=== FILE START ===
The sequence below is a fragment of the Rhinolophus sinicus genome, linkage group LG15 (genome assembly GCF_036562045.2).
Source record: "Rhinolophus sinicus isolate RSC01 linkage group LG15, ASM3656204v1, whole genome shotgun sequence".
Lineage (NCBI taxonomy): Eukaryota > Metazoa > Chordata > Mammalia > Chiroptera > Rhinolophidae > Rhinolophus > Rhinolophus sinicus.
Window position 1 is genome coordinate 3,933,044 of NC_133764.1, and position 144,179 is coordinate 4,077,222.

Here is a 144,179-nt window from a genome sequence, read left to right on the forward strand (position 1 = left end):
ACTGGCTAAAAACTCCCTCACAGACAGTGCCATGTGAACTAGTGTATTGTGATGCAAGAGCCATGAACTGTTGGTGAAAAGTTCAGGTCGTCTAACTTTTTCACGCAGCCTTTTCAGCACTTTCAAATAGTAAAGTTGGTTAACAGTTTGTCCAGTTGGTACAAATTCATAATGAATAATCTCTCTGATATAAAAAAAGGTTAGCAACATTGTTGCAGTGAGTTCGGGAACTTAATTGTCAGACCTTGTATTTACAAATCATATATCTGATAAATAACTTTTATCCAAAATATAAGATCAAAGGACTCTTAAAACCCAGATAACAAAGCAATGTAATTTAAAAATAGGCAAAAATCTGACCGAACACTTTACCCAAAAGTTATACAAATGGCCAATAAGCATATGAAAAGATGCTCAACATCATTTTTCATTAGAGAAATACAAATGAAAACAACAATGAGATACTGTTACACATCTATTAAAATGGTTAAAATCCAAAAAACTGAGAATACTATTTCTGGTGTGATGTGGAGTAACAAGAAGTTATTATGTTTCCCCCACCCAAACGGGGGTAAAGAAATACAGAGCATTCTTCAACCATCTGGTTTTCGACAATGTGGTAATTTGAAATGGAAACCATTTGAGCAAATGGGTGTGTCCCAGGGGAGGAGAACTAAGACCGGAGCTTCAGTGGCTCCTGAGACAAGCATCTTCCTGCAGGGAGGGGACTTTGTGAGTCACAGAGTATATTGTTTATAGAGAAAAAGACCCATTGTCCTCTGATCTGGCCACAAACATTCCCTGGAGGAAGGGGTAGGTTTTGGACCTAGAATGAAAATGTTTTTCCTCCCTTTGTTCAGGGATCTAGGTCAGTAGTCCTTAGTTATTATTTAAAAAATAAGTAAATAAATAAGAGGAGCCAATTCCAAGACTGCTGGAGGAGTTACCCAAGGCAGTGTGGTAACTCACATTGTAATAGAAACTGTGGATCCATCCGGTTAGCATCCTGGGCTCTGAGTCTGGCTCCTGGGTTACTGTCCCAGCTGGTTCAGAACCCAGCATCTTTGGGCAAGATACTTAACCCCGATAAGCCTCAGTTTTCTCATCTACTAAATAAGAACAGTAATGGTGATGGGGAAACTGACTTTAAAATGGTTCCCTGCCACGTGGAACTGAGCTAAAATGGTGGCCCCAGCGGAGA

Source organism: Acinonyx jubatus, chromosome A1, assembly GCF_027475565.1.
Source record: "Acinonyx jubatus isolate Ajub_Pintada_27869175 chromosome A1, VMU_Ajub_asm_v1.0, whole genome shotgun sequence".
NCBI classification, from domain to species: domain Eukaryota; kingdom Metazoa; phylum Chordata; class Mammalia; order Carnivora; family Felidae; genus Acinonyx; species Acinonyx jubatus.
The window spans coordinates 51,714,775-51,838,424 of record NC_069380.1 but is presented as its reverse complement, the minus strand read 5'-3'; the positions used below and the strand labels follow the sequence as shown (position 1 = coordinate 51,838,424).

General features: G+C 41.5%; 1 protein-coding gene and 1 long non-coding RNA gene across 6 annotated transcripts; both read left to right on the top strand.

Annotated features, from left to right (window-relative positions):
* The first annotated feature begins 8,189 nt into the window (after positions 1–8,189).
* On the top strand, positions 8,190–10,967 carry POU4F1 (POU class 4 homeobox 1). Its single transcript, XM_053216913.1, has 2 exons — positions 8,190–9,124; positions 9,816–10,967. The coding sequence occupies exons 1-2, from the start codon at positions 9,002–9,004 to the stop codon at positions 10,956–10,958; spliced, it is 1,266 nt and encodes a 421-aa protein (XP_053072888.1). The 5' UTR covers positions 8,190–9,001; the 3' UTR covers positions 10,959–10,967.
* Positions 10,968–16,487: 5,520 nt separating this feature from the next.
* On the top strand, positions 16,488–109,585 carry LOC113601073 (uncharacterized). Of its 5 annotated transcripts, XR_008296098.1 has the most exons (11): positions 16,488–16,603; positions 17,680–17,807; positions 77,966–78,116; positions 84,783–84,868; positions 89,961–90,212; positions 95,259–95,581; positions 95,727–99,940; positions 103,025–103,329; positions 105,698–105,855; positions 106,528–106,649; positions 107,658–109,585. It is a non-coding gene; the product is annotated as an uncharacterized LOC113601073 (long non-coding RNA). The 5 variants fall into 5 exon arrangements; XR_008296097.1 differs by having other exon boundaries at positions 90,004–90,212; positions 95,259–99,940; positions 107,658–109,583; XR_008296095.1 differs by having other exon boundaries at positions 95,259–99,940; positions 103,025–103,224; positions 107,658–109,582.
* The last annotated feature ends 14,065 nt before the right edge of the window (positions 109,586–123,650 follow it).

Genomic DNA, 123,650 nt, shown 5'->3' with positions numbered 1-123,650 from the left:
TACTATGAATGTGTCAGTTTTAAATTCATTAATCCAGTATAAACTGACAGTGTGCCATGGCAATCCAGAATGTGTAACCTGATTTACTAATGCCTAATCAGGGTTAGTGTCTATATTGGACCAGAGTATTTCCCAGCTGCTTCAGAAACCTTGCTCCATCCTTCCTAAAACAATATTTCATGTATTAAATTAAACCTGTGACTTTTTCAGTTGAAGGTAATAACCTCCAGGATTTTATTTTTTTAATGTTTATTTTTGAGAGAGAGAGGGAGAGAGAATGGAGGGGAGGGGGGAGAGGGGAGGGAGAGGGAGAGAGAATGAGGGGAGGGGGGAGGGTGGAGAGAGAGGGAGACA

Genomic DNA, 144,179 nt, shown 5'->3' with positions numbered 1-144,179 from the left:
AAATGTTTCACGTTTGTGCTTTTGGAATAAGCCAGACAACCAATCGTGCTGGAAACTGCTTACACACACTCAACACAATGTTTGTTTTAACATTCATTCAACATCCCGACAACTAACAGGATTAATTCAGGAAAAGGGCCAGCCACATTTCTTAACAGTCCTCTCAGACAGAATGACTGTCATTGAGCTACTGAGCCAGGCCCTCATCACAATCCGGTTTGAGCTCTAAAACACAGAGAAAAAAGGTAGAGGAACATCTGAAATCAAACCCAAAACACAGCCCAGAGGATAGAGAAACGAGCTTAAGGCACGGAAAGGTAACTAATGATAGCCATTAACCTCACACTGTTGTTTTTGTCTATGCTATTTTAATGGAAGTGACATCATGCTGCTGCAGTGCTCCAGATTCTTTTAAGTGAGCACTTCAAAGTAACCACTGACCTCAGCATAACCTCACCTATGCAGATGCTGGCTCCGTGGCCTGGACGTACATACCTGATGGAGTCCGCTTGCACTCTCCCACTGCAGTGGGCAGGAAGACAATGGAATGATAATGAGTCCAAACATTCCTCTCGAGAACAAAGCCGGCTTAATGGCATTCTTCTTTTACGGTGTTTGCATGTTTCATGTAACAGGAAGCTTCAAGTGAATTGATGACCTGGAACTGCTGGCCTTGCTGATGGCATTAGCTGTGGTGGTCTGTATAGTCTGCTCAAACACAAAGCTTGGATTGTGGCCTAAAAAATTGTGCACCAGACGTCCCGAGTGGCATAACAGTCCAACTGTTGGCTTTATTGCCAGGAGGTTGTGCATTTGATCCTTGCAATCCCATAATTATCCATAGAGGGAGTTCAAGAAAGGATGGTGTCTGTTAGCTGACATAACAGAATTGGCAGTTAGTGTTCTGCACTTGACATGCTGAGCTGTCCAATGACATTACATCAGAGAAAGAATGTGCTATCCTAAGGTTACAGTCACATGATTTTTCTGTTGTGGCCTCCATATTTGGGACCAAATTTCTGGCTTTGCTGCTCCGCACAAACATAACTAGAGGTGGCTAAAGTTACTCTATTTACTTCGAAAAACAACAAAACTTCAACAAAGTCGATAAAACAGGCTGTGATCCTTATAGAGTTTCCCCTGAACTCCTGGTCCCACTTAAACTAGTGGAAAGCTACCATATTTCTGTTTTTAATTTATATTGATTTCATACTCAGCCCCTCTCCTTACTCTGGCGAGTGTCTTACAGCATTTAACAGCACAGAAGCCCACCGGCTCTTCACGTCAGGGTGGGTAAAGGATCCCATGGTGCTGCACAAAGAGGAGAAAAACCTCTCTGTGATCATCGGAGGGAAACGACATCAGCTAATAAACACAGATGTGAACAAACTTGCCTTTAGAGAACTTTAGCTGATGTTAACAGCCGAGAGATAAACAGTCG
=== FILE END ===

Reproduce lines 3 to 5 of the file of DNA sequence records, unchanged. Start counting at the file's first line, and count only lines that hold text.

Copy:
Lineage (NCBI taxonomy): Eukaryota > Metazoa > Chordata > Mammalia > Chiroptera > Rhinolophidae > Rhinolophus > Rhinolophus sinicus.
Window position 1 is genome coordinate 3,933,044 of NC_133764.1, and position 144,179 is coordinate 4,077,222.

Here is a 144,179-nt window from a genome sequence, read left to right on the forward strand (position 1 = left end):